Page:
The world's contemporary obsession with ruin porn has brought to our attention two themes that seem pervasive in modern art: humanity's collective desire to look back on the past with nostalgia and our tendency to look toward the future with a healthy sense of fear. In his series, "What's Left of Utopia," Julien Mauve subverts both the utopian sheen of yesteryear and the dystopian outlook of tomorrow by transforming the sites of abandoned buildings into the settings of an eerie, alternate universe.
Mauve focuses his lens on gloomy landscapes, populated by seemingly empty industrial complexes and outdated architecture. Only a handful of people can be seen in his frames, accompanied by tragic shots of a lone tire or an upended grocery cart, only further emphasizing the desolation -- near post-apocalyptic detritus -- that makes up his fictional world.
"This project acknowledges an impoverished landscape and loss of space due to the inhumanity of the structures we choose to build," Mauve writes on his website. "In this mixture of grief and hope, the characters appear on the point of disappearing within the fog that engulfs those urban utopias, considered at the time of construction to be symbols of progress. Disembodied witnesses, they become actors in a play of which the ending is uncertain."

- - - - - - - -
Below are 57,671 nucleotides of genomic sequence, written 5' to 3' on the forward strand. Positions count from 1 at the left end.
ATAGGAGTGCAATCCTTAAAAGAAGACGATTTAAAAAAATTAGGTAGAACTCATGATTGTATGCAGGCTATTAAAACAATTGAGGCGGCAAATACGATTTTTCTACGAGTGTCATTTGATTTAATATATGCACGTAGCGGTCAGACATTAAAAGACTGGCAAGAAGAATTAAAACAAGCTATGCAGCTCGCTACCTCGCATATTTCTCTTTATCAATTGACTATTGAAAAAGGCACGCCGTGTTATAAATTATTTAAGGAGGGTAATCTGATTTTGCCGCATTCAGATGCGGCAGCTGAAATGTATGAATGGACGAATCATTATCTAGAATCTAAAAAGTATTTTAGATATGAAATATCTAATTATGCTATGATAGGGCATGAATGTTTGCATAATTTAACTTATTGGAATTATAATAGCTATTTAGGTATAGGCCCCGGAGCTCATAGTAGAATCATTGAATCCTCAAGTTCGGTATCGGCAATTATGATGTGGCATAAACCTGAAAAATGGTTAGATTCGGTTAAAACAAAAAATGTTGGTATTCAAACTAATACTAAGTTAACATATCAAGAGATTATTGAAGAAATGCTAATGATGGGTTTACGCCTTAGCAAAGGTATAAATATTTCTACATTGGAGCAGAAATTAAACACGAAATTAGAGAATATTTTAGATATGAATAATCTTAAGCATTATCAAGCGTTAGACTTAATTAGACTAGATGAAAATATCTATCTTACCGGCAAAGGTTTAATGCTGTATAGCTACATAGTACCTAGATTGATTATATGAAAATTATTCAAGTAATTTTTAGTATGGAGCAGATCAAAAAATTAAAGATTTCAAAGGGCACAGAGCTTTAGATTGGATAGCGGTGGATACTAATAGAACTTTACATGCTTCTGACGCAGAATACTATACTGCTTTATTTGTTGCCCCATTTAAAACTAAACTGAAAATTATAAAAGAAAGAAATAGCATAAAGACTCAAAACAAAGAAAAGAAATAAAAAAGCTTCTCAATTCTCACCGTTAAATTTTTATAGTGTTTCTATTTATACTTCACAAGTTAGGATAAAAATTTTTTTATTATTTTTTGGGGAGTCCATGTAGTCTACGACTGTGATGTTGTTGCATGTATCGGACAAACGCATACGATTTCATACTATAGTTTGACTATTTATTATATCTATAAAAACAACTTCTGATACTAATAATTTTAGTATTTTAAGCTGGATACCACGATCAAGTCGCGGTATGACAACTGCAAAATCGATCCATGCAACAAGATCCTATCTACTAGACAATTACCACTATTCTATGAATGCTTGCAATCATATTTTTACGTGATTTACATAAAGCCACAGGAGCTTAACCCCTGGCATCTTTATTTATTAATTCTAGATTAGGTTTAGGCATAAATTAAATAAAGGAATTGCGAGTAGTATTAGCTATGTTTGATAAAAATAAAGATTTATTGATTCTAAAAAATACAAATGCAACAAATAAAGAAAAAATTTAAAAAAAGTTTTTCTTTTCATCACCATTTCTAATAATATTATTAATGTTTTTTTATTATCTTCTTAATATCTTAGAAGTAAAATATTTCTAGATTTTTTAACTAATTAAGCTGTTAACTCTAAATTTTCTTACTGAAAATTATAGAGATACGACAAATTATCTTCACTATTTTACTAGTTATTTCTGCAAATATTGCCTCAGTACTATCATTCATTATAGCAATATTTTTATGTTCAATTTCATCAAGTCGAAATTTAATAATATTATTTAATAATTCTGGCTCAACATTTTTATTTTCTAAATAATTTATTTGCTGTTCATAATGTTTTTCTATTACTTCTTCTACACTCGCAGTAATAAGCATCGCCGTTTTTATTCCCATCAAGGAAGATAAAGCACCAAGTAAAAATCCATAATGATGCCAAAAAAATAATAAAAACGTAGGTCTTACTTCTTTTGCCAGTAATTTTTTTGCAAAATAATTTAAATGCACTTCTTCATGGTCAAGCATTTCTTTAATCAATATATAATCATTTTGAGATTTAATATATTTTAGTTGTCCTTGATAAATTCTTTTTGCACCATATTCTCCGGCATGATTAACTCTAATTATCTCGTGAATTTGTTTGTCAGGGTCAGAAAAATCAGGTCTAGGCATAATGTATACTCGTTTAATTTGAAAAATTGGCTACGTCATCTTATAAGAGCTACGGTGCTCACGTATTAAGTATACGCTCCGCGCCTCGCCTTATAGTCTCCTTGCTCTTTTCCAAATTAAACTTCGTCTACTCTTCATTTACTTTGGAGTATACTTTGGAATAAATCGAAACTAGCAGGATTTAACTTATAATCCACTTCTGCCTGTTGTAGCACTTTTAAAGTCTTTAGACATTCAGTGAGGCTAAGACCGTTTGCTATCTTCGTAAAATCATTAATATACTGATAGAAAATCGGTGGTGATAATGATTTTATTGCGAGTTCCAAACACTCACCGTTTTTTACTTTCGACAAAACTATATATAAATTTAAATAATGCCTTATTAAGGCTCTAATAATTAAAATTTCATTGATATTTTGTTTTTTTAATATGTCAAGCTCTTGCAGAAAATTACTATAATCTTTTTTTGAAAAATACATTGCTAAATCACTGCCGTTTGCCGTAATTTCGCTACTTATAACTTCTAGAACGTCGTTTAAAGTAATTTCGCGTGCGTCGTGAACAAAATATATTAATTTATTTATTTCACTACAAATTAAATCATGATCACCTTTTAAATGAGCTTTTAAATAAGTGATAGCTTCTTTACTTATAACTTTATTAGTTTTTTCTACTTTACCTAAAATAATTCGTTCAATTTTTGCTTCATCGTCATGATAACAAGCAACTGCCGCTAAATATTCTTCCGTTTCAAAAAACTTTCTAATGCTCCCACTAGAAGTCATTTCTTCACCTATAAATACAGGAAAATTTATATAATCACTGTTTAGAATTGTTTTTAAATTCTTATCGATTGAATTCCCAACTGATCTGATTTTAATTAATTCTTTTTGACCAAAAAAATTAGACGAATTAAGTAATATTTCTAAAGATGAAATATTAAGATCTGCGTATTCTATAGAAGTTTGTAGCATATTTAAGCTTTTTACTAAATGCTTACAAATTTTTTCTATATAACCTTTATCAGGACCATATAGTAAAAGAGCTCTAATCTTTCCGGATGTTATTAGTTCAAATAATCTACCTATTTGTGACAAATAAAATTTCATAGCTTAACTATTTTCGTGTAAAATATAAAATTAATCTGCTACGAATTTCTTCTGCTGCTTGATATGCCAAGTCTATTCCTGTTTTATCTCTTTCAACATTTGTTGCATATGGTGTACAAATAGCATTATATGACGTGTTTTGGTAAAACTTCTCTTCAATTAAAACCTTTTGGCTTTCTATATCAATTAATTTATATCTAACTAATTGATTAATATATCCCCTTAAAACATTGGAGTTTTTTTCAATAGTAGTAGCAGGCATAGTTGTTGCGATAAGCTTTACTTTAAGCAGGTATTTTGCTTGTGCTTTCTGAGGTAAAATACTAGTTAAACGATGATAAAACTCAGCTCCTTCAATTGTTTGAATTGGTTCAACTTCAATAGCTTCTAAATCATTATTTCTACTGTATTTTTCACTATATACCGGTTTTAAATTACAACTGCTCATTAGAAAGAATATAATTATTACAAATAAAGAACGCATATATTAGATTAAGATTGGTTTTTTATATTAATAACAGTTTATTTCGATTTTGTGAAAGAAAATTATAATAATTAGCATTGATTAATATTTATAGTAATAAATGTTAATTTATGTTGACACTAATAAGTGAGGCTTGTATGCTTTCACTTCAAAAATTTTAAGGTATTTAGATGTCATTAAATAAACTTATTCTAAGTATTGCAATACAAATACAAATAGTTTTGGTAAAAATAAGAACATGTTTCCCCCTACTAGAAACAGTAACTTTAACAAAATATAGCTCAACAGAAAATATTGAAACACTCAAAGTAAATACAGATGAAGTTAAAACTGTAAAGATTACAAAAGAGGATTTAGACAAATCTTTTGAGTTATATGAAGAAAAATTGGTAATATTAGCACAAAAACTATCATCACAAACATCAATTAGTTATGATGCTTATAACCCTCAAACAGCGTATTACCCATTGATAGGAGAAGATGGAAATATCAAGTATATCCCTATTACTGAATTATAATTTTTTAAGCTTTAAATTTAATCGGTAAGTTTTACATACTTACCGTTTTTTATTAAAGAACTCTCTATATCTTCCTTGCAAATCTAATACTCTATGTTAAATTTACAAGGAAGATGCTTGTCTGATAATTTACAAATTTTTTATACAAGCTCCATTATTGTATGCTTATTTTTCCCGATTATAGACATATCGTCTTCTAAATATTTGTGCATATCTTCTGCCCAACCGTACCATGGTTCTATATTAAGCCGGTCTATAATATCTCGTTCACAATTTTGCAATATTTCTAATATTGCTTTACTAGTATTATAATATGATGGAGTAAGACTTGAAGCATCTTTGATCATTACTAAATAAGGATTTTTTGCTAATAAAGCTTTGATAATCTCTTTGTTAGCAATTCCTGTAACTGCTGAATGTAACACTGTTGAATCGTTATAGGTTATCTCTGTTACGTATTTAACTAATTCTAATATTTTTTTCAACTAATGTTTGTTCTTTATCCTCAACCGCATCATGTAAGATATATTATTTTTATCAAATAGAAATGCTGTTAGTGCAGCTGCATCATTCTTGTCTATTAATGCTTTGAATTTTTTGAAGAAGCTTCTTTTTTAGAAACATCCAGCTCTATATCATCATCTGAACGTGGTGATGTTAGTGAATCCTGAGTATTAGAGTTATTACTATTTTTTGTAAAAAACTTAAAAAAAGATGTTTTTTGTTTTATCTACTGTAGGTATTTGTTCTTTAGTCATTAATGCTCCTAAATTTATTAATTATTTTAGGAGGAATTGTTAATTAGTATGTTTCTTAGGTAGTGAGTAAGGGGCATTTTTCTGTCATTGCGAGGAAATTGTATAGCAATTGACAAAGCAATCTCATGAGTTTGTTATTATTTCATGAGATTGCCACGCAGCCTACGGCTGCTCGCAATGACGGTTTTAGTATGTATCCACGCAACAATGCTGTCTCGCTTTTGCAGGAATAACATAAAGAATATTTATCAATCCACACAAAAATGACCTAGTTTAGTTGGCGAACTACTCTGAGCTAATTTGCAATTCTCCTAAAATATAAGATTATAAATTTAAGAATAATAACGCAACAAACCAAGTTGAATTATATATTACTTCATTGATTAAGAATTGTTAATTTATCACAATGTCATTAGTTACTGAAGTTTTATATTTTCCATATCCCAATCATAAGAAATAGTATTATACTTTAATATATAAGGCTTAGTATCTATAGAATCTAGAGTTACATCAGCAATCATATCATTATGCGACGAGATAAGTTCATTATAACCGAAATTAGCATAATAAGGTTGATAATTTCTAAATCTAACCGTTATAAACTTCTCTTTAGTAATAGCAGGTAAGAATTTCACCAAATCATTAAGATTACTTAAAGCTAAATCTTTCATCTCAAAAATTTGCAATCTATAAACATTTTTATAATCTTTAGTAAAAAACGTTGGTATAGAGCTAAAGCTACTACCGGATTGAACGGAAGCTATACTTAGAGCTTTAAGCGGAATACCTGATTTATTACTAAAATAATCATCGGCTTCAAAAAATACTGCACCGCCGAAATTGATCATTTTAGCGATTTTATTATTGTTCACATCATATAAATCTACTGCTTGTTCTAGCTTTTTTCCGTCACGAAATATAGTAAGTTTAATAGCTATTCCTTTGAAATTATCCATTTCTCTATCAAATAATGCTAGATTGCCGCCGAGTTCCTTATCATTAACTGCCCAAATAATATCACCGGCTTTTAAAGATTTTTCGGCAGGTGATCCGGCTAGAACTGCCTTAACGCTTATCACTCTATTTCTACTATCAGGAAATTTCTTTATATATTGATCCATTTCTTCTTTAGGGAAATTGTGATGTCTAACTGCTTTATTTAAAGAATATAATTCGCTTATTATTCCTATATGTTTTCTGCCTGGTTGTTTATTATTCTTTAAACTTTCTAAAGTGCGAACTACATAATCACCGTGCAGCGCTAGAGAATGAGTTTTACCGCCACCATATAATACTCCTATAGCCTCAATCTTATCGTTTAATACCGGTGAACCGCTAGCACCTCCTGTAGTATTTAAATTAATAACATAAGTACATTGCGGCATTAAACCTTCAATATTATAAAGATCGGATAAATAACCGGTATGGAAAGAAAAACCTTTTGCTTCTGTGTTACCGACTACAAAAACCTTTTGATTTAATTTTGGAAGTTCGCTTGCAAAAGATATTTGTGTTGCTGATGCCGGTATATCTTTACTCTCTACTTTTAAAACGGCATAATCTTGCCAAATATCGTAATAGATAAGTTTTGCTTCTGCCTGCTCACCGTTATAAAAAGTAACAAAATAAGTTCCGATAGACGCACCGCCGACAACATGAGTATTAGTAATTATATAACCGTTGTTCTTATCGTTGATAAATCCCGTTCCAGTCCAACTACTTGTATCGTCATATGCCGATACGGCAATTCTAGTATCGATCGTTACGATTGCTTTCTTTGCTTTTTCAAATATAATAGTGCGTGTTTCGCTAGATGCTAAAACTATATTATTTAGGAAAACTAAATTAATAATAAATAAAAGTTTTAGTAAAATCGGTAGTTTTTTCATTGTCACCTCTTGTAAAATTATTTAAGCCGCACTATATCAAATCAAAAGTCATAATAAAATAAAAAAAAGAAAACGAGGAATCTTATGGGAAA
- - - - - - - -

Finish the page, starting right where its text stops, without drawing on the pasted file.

In one particular image (pictured above), a woman, perched on the slope of an overwhelmingly foggy hill, peers longingly at a skyscraper in the distance. The arrangement of the figure in the landscape harkens back to Andrew Wyeth's famous 1948 painting, "Christina's World," a cheeky nod to art history's knack for memorializing emptiness and abandon.
Scroll through a preview of Mauve's mystifying photography project here. For more on the artist's visual commentary of the contemporary age, check out his "Lonely Window" series, a morose take on isolation in the digital age.